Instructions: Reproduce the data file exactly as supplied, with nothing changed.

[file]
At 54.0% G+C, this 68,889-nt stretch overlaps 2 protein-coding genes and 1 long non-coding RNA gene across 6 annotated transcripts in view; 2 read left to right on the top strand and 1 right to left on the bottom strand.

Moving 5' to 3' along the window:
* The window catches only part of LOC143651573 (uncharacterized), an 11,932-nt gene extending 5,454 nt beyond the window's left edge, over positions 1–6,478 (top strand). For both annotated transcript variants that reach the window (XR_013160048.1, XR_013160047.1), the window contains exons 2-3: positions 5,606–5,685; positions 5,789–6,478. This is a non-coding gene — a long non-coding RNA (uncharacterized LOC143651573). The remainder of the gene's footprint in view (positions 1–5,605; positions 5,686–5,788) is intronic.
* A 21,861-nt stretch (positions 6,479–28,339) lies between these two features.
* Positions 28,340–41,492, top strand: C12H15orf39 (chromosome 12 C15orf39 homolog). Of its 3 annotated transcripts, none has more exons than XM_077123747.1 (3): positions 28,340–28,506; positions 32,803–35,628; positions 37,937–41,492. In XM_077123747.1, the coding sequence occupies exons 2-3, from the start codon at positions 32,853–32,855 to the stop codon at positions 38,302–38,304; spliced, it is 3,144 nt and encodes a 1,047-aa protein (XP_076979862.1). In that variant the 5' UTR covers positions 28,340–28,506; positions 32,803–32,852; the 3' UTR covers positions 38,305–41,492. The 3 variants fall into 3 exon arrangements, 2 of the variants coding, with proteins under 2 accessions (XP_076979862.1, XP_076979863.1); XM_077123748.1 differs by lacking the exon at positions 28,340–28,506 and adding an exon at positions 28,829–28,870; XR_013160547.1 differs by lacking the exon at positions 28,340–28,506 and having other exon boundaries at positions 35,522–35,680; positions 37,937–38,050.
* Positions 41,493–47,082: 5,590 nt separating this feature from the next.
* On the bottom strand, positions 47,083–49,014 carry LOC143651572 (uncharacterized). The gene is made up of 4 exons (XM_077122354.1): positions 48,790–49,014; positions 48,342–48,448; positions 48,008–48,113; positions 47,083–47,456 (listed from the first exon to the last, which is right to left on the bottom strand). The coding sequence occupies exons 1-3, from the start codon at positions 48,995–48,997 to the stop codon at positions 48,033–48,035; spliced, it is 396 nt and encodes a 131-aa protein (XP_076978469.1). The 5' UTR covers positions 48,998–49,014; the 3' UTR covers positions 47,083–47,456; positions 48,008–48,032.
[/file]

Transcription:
At 54.0% G+C, this 68,889-nt stretch overlaps 2 protein-coding genes and 1 long non-coding RNA gene across 6 annotated transcripts in view; 2 read left to right on the top strand and 1 right to left on the bottom strand.

Moving 5' to 3' along the window:
* The window catches only part of LOC143651573 (uncharacterized), an 11,932-nt gene extending 5,454 nt beyond the window's left edge, over positions 1–6,478 (top strand). For both annotated transcript variants that reach the window (XR_013160048.1, XR_013160047.1), the window contains exons 2-3: positions 5,606–5,685; positions 5,789–6,478. This is a non-coding gene — a long non-coding RNA (uncharacterized LOC143651573). The remainder of the gene's footprint in view (positions 1–5,605; positions 5,686–5,788) is intronic.
* A 21,861-nt stretch (positions 6,479–28,339) lies between these two features.
* Positions 28,340–41,492, top strand: C12H15orf39 (chromosome 12 C15orf39 homolog). Of its 3 annotated transcripts, none has more exons than XM_077123747.1 (3): positions 28,340–28,506; positions 32,803–35,628; positions 37,937–41,492. In XM_077123747.1, the coding sequence occupies exons 2-3, from the start codon at positions 32,853–32,855 to the stop codon at positions 38,302–38,304; spliced, it is 3,144 nt and encodes a 1,047-aa protein (XP_076979862.1). In that variant the 5' UTR covers positions 28,340–28,506; positions 32,803–32,852; the 3' UTR covers positions 38,305–41,492. The 3 variants fall into 3 exon arrangements, 2 of the variants coding, with proteins under 2 accessions (XP_076979862.1, XP_076979863.1); XM_077123748.1 differs by lacking the exon at positions 28,340–28,506 and adding an exon at positions 28,829–28,870; XR_013160547.1 differs by lacking the exon at positions 28,340–28,506 and having other exon boundaries at positions 35,522–35,680; positions 37,937–38,050.
* Positions 41,493–47,082: 5,590 nt separating this feature from the next.
* On the bottom strand, positions 47,083–49,014 carry LOC143651572 (uncharacterized). The gene is made up of 4 exons (XM_077122354.1): positions 48,790–49,014; positions 48,342–48,448; positions 48,008–48,113; positions 47,083–47,456 (listed from the first exon to the last, which is right to left on the bottom strand). The coding sequence occupies exons 1-3, from the start codon at positions 48,995–48,997 to the stop codon at positions 48,033–48,035; spliced, it is 396 nt and encodes a 131-aa protein (XP_076978469.1). The 5' UTR covers positions 48,998–49,014; the 3' UTR covers positions 47,083–47,456; positions 48,008–48,032.